originally published January 11, 2014

Consider if you will the mighty elephant. With the possible exceptions of dolphins and William H. Macy, no creature in our great global bestiary is as universally beloved as the elephant. Perhaps we’re taken by the thunderous, loping grace that evokes the style and swagger of a gentle yet powerful former-linebacker grandpa. It could be the sage, Yoda-like perpetual grin. Maybe it’s the fifth limb dangling from its cranium. Whatever the reason, we love these animals.

And so we capture and display them, and sometimes train them to do non-elephant things for our amusement. Since the term ‘animal rights’ entered our lexicon, we have tried a little harder to treat them well, though we don’t always come through because we are humans and innately prone to being complete jerks to nature. There are rancid heaps of tales of human cruelty in elephant history, too many to list here.

It appears to be in our nature to pin unwarranted blame on these exquisite beasts when things go wrong, even when overwhelming evidence of human fault exists. Sure, some elephants are probably assholes, same as any other species. But what horrific dung-spew of soiled logic believes it to be rational to hang an elephant who has ‘misbehaved’? Humankind has created powerful medicines, triumphant satellites, creamy gelatos and the glorious Copacabana shot in Goodfellas, and yet our legacy will forever be stained by crap like this:

On September 11, 1916, a hotel worker named Red Eldridge felt it was time to steer his career down a new set of tracks. He was hired as an assistant elephant trainer with the Sparks World Famous Shows circus. The next day, he was dead. Red had allegedly poked at Mary – an otherwise docile and beloved Asian elephant – behind the ear when she dipped into a watermelon snack. Red couldn’t have known this, but Mary had a severely infected tooth right around that spot, so when she turned on Red it was pure pain-driven instinct.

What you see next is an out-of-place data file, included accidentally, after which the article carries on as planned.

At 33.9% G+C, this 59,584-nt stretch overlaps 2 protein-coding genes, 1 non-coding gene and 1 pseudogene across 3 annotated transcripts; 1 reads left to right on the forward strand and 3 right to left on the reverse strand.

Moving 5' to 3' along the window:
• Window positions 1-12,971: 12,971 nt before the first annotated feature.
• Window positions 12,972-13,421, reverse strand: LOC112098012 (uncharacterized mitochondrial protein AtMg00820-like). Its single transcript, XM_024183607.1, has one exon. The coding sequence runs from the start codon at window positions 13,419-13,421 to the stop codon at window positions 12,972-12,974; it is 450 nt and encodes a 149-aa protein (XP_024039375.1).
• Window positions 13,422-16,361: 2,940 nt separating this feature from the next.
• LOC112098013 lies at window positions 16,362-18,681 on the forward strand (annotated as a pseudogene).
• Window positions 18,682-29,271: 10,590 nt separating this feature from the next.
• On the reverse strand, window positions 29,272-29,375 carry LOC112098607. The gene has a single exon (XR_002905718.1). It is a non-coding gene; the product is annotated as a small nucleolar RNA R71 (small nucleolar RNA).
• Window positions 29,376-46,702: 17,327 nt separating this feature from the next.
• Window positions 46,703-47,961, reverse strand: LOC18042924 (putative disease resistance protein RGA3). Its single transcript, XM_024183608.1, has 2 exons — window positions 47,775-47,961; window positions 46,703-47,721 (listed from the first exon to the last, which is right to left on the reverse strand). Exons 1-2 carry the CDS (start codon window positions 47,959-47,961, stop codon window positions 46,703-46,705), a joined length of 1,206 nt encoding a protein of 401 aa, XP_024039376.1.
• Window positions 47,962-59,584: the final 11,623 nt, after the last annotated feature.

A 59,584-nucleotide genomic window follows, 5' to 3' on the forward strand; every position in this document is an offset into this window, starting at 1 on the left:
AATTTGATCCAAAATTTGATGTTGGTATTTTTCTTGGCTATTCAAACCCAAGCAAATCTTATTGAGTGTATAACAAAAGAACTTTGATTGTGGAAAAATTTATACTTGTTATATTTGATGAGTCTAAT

Mary’s trunk swung into action, tossing Red into a drink stand. She then stepped forward and with the force of ten thousand of Gallagher’s hammers she crushed his skull into chunky soup with her foot. The next day Mary was hauled by train to Erwin, Tennessee, where a railcar-mounted crane hanged her in front of 2500 spectators, including most of the town’s children. I’m sure the kids were overwhelmed with childhood delight, particularly when the chain snapped and a very alive Mary fell to the earth and broke her hip. The second attempt was successful.

Mary was dead. People suck. Let’s move on.

Topsy’s home in 1903 was Coney Island’s Luna Park. She was also responsible for a trainer’s death and was extremely hostile toward two other keepers. Forget that the trainer had burned her with a cigar and the other two assholes kept poking her with pitchforks. The Forepaugh Circus decided to put Topsy down and to do so, they enlisted the help of Thomas Edison.

Edison was thrilled to have an opportunity to embarrass his competition. He wanted to show the world how dangerous Grover Westinghouse’s AC current was, so he had Topsy zapped with 6,600 volts of juice while Edison filmed the event for national exhibition. Edison made some bucks and the circus got its wish. Everyone wins. Except for Topsy. And our collective human soul, I suppose.

I don’t want to delve deep into the fate of Castor and Pollux, two elephants at the Jardin des Plantes zoo in Paris when the Prussians moved in and seized the city in 1870. The city was running out of food, and Castor and Pollux – along with horses, cats, dogs, rats, antelopes, yaks, zebras, camels, wolves, deer, kangaroos and donkeys – were served up to keep Parisians chock full of protein. It was an ugly time.